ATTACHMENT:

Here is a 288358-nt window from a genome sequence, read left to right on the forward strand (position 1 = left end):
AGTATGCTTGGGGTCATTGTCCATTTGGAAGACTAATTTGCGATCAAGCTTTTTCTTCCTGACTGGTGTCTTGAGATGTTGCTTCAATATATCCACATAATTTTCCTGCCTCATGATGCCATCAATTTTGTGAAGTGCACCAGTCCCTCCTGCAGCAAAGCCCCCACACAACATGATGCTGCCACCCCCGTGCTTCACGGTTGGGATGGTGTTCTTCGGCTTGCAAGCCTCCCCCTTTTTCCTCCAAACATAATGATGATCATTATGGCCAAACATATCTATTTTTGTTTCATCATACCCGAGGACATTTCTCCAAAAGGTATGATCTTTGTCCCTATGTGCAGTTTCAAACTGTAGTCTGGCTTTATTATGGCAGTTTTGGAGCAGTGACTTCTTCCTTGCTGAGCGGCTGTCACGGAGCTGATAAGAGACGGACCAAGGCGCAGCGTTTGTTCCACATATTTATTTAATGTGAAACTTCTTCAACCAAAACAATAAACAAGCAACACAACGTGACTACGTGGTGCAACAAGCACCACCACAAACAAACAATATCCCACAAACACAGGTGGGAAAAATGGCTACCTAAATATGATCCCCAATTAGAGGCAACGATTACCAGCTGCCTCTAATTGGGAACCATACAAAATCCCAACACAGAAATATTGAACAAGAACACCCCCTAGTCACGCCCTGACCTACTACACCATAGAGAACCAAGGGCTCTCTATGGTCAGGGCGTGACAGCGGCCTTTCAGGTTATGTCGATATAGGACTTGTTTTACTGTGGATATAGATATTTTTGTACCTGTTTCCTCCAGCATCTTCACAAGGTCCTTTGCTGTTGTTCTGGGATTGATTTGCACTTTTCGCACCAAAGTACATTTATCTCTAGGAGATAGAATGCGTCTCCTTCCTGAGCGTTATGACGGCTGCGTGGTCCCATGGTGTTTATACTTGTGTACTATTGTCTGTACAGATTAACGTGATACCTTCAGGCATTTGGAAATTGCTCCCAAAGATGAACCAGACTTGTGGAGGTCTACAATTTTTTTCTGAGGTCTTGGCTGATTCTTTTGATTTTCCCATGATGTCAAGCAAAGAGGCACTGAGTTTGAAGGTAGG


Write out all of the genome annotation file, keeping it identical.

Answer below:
Here is a 288358-nt window from a genome sequence, read left to right on the forward strand (position 1 = left end):
AGTATGCTTGGGGTCATTGTCCATTTGGAAGACTAATTTGCGATCAAGCTTTTTCTTCCTGACTGGTGTCTTGAGATGTTGCTTCAATATATCCACATAATTTTCCTGCCTCATGATGCCATCAATTTTGTGAAGTGCACCAGTCCCTCCTGCAGCAAAGCCCCCACACAACATGATGCTGCCACCCCCGTGCTTCACGGTTGGGATGGTGTTCTTCGGCTTGCAAGCCTCCCCCTTTTTCCTCCAAACATAATGATGATCATTATGGCCAAACATATCTATTTTTGTTTCATCATACCCGAGGACATTTCTCCAAAAGGTATGATCTTTGTCCCTATGTGCAGTTTCAAACTGTAGTCTGGCTTTATTATGGCAGTTTTGGAGCAGTGACTTCTTCCTTGCTGAGCGGCTGTCACGGAGCTGATAAGAGACGGACCAAGGCGCAGCGTTTGTTCCACATATTTATTTAATGTGAAACTTCTTCAACCAAAACAATAAACAAGCAACACAACGTGACTACGTGGTGCAACAAGCACCACCACAAACAAACAATATCCCACAAACACAGGTGGGAAAAATGGCTACCTAAATATGATCCCCAATTAGAGGCAACGATTACCAGCTGCCTCTAATTGGGAACCATACAAAATCCCAACACAGAAATATTGAACAAGAACACCCCCTAGTCACGCCCTGACCTACTACACCATAGAGAACCAAGGGCTCTCTATGGTCAGGGCGTGACAGCGGCCTTTCAGGTTATGTCGATATAGGACTTGTTTTACTGTGGATATAGATATTTTTGTACCTGTTTCCTCCAGCATCTTCACAAGGTCCTTTGCTGTTGTTCTGGGATTGATTTGCACTTTTCGCACCAAAGTACATTTATCTCTAGGAGATAGAATGCGTCTCCTTCCTGAGCGTTATGACGGCTGCGTGGTCCCATGGTGTTTATACTTGTGTACTATTGTCTGTACAGATTAACGTGATACCTTCAGGCATTTGGAAATTGCTCCCAAAGATGAACCAGACTTGTGGAGGTCTACAATTTTTTTCTGAGGTCTTGGCTGATTCTTTTGATTTTCCCATGATGTCAAGCAAAGAGGCACTGAGTTTGAAGGTAGG